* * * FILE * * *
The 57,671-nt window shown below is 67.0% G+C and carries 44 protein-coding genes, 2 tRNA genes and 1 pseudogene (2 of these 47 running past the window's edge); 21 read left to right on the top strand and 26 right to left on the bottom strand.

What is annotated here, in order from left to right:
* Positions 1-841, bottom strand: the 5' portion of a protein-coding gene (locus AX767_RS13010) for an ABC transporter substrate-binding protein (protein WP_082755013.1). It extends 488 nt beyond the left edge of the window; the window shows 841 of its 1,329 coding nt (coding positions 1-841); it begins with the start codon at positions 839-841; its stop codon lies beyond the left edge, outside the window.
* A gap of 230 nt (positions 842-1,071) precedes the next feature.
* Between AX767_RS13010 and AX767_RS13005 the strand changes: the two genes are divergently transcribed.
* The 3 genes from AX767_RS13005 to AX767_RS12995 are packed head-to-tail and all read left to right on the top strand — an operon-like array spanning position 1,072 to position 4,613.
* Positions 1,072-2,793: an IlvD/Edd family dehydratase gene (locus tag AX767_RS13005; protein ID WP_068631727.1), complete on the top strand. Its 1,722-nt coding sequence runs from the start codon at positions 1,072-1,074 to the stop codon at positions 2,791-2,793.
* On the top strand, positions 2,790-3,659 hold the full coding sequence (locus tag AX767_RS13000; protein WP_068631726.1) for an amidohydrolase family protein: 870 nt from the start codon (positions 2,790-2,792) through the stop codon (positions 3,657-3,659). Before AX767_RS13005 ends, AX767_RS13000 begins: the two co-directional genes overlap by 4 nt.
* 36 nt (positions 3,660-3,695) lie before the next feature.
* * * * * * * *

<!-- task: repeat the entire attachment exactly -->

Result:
The 57,671-nt window shown below is 67.0% G+C and carries 44 protein-coding genes, 2 tRNA genes and 1 pseudogene (2 of these 47 running past the window's edge); 21 read left to right on the top strand and 26 right to left on the bottom strand.

What is annotated here, in order from left to right:
* Positions 1-841, bottom strand: the 5' portion of a protein-coding gene (locus AX767_RS13010) for an ABC transporter substrate-binding protein (protein WP_082755013.1). It extends 488 nt beyond the left edge of the window; the window shows 841 of its 1,329 coding nt (coding positions 1-841); it begins with the start codon at positions 839-841; its stop codon lies beyond the left edge, outside the window.
* A gap of 230 nt (positions 842-1,071) precedes the next feature.
* Between AX767_RS13010 and AX767_RS13005 the strand changes: the two genes are divergently transcribed.
* The 3 genes from AX767_RS13005 to AX767_RS12995 are packed head-to-tail and all read left to right on the top strand — an operon-like array spanning position 1,072 to position 4,613.
* Positions 1,072-2,793: an IlvD/Edd family dehydratase gene (locus tag AX767_RS13005; protein ID WP_068631727.1), complete on the top strand. Its 1,722-nt coding sequence runs from the start codon at positions 1,072-1,074 to the stop codon at positions 2,791-2,793.
* On the top strand, positions 2,790-3,659 hold the full coding sequence (locus tag AX767_RS13000; protein WP_068631726.1) for an amidohydrolase family protein: 870 nt from the start codon (positions 2,790-2,792) through the stop codon (positions 3,657-3,659). Before AX767_RS13005 ends, AX767_RS13000 begins: the two co-directional genes overlap by 4 nt.
* 36 nt (positions 3,660-3,695) lie before the next feature.